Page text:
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• ## Re: [XP] Units of time for estimates

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• ... Because velocity changes. Having velocity be a map from points to hours makes this easy to understand. Having velocity be a unitless number that maps
Jun 29, 2001 1 of 4
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--- Torben_W�lm <torben.wolm@...> wrote:
> I got a hard question from my manager the other day:
>
> "Why are 'points' a better measure than 'hours'?"

Because velocity changes. Having velocity be a map from points to hours
makes this easy to understand. Having velocity be a unitless number
that maps "estimated hours" to "actual hours" confuses people. You will
quote numbers in (estimated) hours and your manager will assume they
are actual hours.

Our Master Plan is in points. Every iteration, I update the forecast of
when I think we will finish by diving remaining points be velocity
(points per iteration) to get # of iterations to completion. I do much
less work updating the plan than I used to (pre-XP) when all of the
estimates were in hours. My updating is more accurate because I use my
current velocity to forecast everything, and don't try to live in the
fantasy world of many project plans that assume future estimates to be
accurate even though all completed tasks have taken longer than
estimated (or worse yet the ultra-fantasy world where future tasks are
completed faster than estimated to compensate for completed tasks
having taken longer than estimated).

Regards,

Rob

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• ... You guys are starting to convince me ... tell me more, points users! Ronald E Jeffries http://www.XProgramming.com http://www.objectmentor.com
Jun 29, 2001 1 of 4
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Responding to Robert Sartin (08:54 AM 6/29/2001 -0700):
>Because velocity changes. Having velocity be a map from points to hours
>makes this easy to understand. Having velocity be a unitless number
>that maps "estimated hours" to "actual hours" confuses people. You will
>quote numbers in (estimated) hours and your manager will assume they
>are actual hours.

You guys are starting to convince me ... tell me more, points users!

Ronald E Jeffries
http://www.XProgramming.com
http://www.objectmentor.com
• ... My team uses a wiki to display to the rest of our company the tasks we are doing this week. Any bug fixes that are demanded but were not originally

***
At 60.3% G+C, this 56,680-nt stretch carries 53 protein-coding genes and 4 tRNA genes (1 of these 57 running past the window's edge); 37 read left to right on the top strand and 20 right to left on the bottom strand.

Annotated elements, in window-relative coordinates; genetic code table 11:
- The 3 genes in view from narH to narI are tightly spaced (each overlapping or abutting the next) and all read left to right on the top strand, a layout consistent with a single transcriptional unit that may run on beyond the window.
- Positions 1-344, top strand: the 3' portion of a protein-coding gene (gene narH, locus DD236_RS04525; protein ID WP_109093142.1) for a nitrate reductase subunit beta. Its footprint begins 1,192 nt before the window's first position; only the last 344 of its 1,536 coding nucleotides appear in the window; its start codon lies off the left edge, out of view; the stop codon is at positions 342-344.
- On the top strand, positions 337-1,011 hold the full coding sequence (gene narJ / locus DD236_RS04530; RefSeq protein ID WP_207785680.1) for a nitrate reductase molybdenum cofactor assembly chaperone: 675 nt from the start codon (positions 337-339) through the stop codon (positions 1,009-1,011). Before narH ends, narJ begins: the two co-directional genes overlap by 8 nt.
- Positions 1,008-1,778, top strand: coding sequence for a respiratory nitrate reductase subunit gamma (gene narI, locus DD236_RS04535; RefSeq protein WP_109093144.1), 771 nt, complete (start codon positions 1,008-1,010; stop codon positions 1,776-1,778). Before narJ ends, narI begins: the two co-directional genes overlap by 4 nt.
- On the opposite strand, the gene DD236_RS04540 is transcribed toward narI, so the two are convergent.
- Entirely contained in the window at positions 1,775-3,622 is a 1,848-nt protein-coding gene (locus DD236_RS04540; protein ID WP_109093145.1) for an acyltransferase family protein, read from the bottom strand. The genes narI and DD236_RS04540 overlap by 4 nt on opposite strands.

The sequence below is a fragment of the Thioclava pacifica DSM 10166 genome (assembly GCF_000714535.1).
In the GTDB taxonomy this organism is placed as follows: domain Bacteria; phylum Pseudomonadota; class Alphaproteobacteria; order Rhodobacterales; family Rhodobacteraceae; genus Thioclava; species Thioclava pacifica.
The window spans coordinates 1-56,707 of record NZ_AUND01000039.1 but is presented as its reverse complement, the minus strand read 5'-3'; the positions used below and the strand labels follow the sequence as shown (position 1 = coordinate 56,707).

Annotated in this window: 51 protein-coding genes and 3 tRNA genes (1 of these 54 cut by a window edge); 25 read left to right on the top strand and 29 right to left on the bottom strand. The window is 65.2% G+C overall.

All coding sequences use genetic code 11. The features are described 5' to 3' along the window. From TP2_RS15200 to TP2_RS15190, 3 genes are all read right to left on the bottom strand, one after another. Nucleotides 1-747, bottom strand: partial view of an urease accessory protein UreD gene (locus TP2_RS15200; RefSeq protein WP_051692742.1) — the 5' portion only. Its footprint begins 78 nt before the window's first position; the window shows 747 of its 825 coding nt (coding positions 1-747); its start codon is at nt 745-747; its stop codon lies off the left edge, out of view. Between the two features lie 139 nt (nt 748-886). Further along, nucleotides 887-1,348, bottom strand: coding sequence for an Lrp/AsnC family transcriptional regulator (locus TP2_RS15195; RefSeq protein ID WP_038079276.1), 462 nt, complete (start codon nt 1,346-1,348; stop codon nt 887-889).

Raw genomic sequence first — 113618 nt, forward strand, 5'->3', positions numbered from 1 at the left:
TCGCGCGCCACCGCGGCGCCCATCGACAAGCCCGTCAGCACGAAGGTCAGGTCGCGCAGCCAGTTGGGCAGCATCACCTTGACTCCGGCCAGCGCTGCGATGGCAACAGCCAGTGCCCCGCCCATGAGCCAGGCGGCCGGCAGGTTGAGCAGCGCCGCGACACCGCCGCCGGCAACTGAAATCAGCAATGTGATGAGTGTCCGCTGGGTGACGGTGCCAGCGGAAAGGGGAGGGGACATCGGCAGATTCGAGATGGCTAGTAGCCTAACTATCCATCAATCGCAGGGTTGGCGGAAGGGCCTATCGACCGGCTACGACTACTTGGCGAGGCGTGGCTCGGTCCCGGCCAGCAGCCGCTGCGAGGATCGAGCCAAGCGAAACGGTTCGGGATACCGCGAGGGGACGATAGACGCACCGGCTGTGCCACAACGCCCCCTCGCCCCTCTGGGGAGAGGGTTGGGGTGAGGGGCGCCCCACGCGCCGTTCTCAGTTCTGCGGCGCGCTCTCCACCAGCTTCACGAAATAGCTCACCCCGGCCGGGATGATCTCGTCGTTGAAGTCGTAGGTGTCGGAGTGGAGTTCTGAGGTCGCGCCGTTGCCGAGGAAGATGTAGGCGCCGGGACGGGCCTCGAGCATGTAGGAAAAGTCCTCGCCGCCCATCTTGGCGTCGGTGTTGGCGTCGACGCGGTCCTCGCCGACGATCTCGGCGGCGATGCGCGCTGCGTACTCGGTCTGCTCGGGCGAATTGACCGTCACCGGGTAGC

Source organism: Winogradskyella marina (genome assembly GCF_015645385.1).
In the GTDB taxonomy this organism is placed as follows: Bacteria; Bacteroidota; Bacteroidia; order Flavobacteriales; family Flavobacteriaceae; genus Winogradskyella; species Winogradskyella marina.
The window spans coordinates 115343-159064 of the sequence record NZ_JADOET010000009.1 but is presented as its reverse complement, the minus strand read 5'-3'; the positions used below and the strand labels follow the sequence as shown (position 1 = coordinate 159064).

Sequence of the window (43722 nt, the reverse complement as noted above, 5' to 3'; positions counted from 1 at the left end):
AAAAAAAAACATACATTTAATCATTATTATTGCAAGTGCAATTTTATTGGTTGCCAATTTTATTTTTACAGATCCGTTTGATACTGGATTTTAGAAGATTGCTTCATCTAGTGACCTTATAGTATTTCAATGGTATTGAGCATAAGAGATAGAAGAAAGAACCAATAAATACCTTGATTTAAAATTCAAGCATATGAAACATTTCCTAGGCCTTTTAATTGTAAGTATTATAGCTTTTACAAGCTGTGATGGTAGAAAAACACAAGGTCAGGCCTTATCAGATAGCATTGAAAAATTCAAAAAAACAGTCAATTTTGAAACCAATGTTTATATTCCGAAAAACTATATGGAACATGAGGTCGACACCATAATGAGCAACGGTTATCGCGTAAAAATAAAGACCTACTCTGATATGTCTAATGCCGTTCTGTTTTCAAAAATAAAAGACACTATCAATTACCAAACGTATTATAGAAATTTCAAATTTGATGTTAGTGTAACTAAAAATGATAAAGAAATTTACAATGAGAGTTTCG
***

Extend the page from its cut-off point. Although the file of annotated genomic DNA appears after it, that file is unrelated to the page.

Jul 2, 2001 1 of 4
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> Maybe all our trouble started here. She wanted to know exactly why we were
> not faster. Part of it was significant changes in some of the stories
> (zeroing out some of the effort spent), but the real time consumers were non
> project related tasks. Old systems needed attention and servers were
> breaking down. And probably the hours spent on these tasks were not
> compatible with the point system. I don't know.

My team uses a wiki to display to the rest of our company the tasks we are
doing this week. Any bug fixes that are demanded but were not originally
scheduled would show up on the this-week's-tasks wiki page. Estimated time
(in days) and actual time (when a task is done) are listed with each task.

Since we have about six projects to be done by three people -- most of the
projects are inactive except for occasional bug fixes, which often have
'must be done immediately' priority -- it seems to be very important to let
all the people who demand our time be aware of the other demands on our
time.

Sometimes we get them into a meeting or virtual meeting to determine the
relative priorities of projects, so one or two project can be completely
ignored in favor or others for a few weeks at a time.

When you have multiple projects, perhaps estimating stories and tasks in
[fractions of] days is better than using points. It is also difficult to
have fixed-length iterations when you have multiple projects -- for some
purposes, we have one-week iterations, but inactive/bug-fix projects get
built and deployed whenever a bug is fixed.

It might even be worth putting meetings (and their actual times) into the
task list, when the whole team has to attend a meeting of one hour or more.

----

C. Keith Ray
<http://homepage.mac.com/keithray/resume.html>
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